Background: Previous studies have demonstrated that an individual's race and ethnicity are important determinants of their areal bone mineral density (aBMD), assessed by dual-energy X-ray absorptiometry. However, there are few data assessing the impact of race on bone microarchitecture and strength estimates, particularly in older adolescent girls and young adults. We hypothesized that bone microarchitecture and strength estimates would be superior in Blacks compared to White and Asian American adolescent girls and young adults of similar age based on reports of higher aBMD in Blacks.
Methods: We assessed BMD using dual-energy X-ray absoptiometry (DXA), bone microarchitecture at the distal radius and distal tibia using high-resolution peripheral quantitative computed tomography (HRpQCT) and estimated measures of bone strength using micro-finite element analysis (FEA) in 35 White, 15 Asian American, and 10 Black girls 14-21 years.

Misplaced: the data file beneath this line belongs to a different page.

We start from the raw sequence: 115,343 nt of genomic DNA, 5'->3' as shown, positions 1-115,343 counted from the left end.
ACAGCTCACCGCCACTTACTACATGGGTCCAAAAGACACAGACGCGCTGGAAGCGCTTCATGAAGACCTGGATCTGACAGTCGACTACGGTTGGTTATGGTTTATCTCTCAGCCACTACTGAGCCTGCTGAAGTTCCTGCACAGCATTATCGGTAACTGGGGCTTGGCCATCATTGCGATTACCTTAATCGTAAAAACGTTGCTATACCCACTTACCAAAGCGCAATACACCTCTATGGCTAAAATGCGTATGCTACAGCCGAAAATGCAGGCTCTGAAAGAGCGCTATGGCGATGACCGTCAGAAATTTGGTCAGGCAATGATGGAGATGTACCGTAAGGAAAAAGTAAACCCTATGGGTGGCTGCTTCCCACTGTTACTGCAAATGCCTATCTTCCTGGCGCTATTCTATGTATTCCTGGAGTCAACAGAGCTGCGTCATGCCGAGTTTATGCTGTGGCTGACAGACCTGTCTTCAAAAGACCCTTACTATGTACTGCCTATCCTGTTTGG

Results: After controlling for height, most DXA measures of aBMD and aBMD Z scores were higher in Black girls compared with Whites and Asian Americans. HRpQCT and FEA showed that at the distal radius, Blacks had greater cortical perimeter, cortical area, trabecular thickness, trabecular BMD, estimated failure load, and stiffness than the other two groups. For the distal tibia, trabecular number and BMD were higher in Blacks than Asian Americans.
Conclusions: Particularly at the distal radius, adolescent and young adult White and Asian American girls have less favorable bone microarchitecture and lower bone strength than Blacks, possibly explaining the lower risk of fracture seen in Blacks.
Level of evidence: Level II.
Keywords: Failure load; Finite element analysis; Microarchitecture; Race.